Western Australia

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Western Australia

Western Australia,

where you will discover the Kimberley, premium wine regions, pristine coral reefs and unspoiled grandeur


AUSTRALIA’S biggest state, Western Australia, expands over the whole western third of the Australian continent. Travellers seeking a fresh, natural holiday with a difference will find no end of enjoyment in the free-spirited west.

Bounded by the Indian and Southern oceans, the Timor Sea and the Red Centre, Western Australia is truly enormous. Its 2.52 million square kilometres make it bigger than the whole of western Europe and nearly four times the size of Texas. This vast expanse is packed with wonders and mostly untouched by settlement. It’s an eco-tourist’s dream.

Contrasts are astounding in this larger-than-life state. Lush forests flourish in the south-west’s Mediterranean climate; dazzling white saltpans dot the interior; big-city sophistication and easy living abounds in Perth; expanses of upright limestone pinnacles resembling Neolithic standing stones lie to the north; rugged canyons traverse tropical savanna regions; far-flung ghost towns and modern mining complexes lie shimmering under endless blue skies.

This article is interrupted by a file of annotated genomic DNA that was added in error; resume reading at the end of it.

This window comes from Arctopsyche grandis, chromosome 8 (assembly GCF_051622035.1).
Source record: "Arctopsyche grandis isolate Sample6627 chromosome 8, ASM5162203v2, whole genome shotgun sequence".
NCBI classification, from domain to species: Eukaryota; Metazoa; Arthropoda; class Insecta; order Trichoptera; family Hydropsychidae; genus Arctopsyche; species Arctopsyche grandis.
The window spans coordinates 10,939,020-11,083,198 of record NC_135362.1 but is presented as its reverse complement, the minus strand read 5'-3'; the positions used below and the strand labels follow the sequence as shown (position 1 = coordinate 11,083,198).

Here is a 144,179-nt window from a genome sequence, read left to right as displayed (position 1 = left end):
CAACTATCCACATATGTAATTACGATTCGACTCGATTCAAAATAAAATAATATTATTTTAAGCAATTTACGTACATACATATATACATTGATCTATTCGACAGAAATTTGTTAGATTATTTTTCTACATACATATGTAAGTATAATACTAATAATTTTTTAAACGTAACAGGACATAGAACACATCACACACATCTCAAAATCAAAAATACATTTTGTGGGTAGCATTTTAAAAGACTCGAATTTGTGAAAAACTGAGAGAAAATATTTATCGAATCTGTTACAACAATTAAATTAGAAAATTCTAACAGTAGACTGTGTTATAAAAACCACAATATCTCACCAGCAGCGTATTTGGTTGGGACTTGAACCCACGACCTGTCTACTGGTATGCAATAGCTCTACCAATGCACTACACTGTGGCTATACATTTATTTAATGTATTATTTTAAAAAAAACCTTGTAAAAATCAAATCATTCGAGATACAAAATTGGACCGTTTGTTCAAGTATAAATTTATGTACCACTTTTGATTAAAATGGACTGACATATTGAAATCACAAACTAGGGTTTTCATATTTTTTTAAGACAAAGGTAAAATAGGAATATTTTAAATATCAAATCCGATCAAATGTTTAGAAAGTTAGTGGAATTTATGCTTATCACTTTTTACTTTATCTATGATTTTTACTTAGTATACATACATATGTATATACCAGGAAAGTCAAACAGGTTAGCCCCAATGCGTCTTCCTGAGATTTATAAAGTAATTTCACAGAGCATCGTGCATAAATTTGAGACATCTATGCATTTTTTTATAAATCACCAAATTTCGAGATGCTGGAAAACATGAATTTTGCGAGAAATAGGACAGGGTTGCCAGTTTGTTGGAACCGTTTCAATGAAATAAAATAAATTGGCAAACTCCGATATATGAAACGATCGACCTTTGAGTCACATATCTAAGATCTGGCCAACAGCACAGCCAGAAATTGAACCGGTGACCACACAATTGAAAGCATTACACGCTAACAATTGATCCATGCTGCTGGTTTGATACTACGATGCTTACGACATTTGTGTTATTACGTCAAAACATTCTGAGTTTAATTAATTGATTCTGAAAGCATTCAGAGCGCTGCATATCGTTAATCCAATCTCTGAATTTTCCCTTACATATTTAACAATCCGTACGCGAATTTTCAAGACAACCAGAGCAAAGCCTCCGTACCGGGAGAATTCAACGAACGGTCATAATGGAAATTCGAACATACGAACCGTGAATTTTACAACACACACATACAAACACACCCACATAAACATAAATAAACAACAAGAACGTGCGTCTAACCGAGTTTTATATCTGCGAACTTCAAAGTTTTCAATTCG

The state’s immense north, a region that includes Drysdale River National Park and Purnululu (Bungle Bungle) National Park, is one of the world’s last frontiers.

Heirisson Island, near Perth, is Australia’s oldest Aboriginal site, with stone tools and camp-fire charcoal dating back 39,500 years. The first outsiders to make contact with west-coast Aborigines were traders from islands to the north (now Indonesia); then Portuguese in the 15th century, followed by Dutch, French and English navigators. The region was proclaimed a British colony in 1829, attracting 40,000 free settlers initially, then convict labour for a relatively short period from 1850.


Today, Western Australia offers an enormous diversity of experience.

Outside the cities, Western Australia has set aside more than 1,200 national parks and reserves covering 15 million hectares. The cool south-west, with its hardwood forests and pristine beaches, is within easy driving distance of Perth. Forests, beaches, cliffs, lakes and farmlands – plus awesome, spine-tingling surf – provide a real West Australian experience not far from the big city.


Western Australia’s “Southern” region, south of Perth, offers magnificent forests of tall native trees – jarrah, marri, karri and tingle – including four species of rare eucalypts that grow in a small area there and nowhere else on earth.

The Golden Heartlands region of the state is carpeted with wildflowers each spring. It includes The Pinnacles, an area of surreal sandstone pillars, and Wave Rock, a breaking wave suspended in time.

Not far from The Pinnacles is New Norcia, founded in 1846 by Spanish Benedictine monks as an Aboriginal mission, and still undeniably Spanish, with olive trees, Spanish church bells and a collection of 17th- and 18th-century Italian and Spanish paintings.

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